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The NFT bubble might be bursting already

April 5, 2021. Summarized by summa-bot.

Compression ratio: 50.4%. 1 min read.

Non-fungible tokens, or NFTs, are all the rage. But their popularity may have already peaked. Prices of NFTs, the digital certificates that have taken the art and collectibles world by storm this year, have plunged about 70% from their high point in February.

Prices of NFTs, the digital certificates that have taken the art and collectibles world by storm this year, have plunged about 70% from their high point in February.

The average price for an NFT on April 5 was about $1,256 -- down from more than $4. 000 in late February, according to market research site NonFungible. com.

NFTs have been an investing and pop culture mania for the past few weeks, leading some to wonder if the frenzy is a market bubble fueled by the wealthy and younger traders flush with stimulus money.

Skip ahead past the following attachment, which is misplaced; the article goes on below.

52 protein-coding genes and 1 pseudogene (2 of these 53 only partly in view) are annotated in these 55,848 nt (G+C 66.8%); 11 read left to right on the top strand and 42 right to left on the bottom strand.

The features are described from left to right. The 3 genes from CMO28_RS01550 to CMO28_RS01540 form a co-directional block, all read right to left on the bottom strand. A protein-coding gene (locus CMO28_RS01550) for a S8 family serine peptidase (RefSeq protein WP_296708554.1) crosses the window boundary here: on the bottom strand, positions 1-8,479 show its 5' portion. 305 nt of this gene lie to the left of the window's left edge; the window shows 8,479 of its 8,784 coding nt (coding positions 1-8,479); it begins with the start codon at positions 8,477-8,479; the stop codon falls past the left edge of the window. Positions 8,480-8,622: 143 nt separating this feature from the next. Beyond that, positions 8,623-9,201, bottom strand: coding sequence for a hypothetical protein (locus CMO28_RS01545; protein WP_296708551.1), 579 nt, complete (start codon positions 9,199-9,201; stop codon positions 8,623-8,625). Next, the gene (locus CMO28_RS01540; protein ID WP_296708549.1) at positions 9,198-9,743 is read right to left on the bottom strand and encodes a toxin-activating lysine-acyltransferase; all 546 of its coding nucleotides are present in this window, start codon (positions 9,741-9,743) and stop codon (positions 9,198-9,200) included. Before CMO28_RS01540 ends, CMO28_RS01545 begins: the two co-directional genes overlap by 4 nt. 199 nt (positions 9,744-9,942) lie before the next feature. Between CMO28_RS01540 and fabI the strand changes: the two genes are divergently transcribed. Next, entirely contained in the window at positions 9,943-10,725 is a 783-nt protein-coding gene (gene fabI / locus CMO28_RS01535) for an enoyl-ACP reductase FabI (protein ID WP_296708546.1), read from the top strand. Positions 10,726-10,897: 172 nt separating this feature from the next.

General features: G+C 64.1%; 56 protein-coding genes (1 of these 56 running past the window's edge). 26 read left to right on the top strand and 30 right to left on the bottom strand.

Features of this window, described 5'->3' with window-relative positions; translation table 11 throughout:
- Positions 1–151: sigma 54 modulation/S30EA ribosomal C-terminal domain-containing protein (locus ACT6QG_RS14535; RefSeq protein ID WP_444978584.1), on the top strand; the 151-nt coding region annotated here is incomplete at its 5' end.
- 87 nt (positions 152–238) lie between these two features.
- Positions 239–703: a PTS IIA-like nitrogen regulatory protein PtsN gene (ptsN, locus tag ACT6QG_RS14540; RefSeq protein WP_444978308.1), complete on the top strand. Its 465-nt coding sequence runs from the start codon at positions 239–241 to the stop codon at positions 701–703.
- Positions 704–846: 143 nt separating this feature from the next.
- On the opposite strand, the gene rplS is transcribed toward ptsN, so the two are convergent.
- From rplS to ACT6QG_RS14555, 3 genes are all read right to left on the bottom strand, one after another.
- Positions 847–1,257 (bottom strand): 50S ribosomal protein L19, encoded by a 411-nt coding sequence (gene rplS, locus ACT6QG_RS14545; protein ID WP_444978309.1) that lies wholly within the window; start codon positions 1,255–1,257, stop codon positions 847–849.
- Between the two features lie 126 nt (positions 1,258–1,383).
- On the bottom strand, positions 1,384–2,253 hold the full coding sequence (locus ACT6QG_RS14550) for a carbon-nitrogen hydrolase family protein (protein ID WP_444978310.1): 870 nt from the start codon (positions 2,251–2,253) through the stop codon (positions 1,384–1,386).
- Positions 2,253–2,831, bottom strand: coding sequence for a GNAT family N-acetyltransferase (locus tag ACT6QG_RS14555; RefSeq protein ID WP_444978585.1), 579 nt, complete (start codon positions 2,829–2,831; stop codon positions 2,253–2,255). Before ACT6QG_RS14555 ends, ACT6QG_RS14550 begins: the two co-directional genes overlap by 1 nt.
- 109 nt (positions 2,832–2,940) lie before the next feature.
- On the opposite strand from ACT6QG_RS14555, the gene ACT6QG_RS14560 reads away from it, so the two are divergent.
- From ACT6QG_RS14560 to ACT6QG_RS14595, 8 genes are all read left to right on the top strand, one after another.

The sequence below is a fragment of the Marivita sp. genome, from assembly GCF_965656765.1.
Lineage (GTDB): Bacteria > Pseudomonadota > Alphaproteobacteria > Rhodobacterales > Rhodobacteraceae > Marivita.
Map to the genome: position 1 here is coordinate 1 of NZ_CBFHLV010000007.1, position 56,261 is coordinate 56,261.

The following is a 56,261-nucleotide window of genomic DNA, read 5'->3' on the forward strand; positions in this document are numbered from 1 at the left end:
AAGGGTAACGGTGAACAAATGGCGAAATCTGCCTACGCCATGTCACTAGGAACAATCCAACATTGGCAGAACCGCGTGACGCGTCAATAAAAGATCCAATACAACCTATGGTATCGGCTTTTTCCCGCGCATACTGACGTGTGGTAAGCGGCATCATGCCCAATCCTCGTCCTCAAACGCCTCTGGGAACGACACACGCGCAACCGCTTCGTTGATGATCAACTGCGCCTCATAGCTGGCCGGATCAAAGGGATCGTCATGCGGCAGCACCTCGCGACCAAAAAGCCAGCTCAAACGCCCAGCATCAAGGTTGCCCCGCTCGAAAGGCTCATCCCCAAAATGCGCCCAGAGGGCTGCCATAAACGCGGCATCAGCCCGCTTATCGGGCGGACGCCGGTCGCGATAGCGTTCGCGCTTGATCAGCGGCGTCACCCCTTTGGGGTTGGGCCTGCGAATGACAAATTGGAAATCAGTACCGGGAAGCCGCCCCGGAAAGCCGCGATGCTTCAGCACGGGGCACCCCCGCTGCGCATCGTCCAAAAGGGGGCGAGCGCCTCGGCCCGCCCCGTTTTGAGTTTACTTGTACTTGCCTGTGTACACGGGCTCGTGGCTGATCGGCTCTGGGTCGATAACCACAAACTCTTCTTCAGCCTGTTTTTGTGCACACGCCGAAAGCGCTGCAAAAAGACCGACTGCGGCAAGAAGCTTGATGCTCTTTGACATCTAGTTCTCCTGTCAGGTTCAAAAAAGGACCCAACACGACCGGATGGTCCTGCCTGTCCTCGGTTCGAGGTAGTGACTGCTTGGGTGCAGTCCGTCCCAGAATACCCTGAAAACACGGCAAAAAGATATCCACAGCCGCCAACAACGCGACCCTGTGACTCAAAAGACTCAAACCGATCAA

NFTs have helped boost the price of sports trading cards.

There was even a recent "Saturday Night Live" skit about NFTs. And several CNN Business staffers have also wrote about how they've dabbled in the NFT market with the purchase of cartoon cats.

Funko announced last week that it was buying a majority stake in TokenWave, LLC, the developer of the TokenHead app and website that tracks NFTs. Hall of Fame Resort & Entertainment inked a partnership late last month with marketing firm Dolphin Entertainment (DLPN) to develop football NFTs,

Funko CEO Brian Mariotti noted that in the release about the TokenWave deal, saying that the investment in NFTs marries the digital and physical collectibles business.

That may be true, but the sharp, sudden rise in the value of NFTs and more recent pullback is reminding some of other similar historic market bubbles, such as tulip mania in the 1600s, the dot com/tech crash of 2000 and bank stocks and housing prices in 2008.

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